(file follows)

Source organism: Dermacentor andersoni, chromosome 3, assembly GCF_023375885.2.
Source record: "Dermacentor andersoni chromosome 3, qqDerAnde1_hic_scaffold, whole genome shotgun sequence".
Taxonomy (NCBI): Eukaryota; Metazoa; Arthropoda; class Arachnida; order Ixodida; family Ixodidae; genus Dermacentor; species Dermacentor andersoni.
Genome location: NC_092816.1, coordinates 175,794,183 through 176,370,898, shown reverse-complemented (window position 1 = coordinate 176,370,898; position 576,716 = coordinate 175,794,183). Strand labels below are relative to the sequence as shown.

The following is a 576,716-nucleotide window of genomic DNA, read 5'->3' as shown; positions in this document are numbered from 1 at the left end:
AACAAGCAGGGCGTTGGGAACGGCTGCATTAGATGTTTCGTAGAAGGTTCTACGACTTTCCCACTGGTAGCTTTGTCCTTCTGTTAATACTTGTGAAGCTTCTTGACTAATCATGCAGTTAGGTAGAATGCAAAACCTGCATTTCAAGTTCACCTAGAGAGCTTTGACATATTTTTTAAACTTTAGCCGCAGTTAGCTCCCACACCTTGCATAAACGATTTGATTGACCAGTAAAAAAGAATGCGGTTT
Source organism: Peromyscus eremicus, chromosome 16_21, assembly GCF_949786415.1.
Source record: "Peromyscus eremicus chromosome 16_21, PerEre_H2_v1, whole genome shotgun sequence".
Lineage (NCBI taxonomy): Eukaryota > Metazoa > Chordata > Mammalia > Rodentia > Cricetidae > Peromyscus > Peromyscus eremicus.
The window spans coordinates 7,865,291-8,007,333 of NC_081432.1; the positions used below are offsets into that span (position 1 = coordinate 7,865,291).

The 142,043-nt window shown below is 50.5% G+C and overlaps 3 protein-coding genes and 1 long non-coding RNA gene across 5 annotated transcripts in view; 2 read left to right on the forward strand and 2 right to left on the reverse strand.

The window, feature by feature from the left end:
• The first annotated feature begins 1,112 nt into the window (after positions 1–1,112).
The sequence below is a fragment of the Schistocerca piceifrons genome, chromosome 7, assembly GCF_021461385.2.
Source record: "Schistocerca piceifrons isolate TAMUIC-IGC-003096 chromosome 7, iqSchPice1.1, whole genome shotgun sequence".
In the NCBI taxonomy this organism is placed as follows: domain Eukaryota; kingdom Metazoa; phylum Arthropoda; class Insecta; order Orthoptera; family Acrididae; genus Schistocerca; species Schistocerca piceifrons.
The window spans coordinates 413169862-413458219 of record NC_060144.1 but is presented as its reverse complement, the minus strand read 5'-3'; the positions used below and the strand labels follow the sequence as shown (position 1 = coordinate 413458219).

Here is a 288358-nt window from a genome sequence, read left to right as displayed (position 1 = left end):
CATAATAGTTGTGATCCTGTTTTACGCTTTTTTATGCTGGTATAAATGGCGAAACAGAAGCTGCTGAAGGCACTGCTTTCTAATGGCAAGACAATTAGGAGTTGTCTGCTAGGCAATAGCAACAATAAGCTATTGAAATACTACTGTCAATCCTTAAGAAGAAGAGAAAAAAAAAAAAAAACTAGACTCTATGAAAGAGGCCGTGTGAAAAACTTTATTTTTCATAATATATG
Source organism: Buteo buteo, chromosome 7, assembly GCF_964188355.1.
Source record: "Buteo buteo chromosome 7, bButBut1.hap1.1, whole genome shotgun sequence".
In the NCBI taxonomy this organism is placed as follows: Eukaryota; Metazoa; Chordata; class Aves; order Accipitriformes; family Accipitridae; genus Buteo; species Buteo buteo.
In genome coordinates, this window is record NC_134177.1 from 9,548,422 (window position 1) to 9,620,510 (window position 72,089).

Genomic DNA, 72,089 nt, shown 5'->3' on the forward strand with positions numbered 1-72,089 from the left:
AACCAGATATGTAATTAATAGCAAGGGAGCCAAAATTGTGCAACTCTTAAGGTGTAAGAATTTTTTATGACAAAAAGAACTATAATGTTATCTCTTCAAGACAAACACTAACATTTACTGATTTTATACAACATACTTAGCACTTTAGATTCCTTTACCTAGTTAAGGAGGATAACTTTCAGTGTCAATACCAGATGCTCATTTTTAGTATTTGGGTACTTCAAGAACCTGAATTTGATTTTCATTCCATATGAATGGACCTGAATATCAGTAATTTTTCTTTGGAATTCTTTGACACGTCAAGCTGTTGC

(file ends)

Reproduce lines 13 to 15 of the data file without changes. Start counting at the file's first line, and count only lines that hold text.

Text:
• The first annotated feature begins 1,112 nt into the window (after positions 1–1,112).
The sequence below is a fragment of the Schistocerca piceifrons genome, chromosome 7, assembly GCF_021461385.2.
Source record: "Schistocerca piceifrons isolate TAMUIC-IGC-003096 chromosome 7, iqSchPice1.1, whole genome shotgun sequence".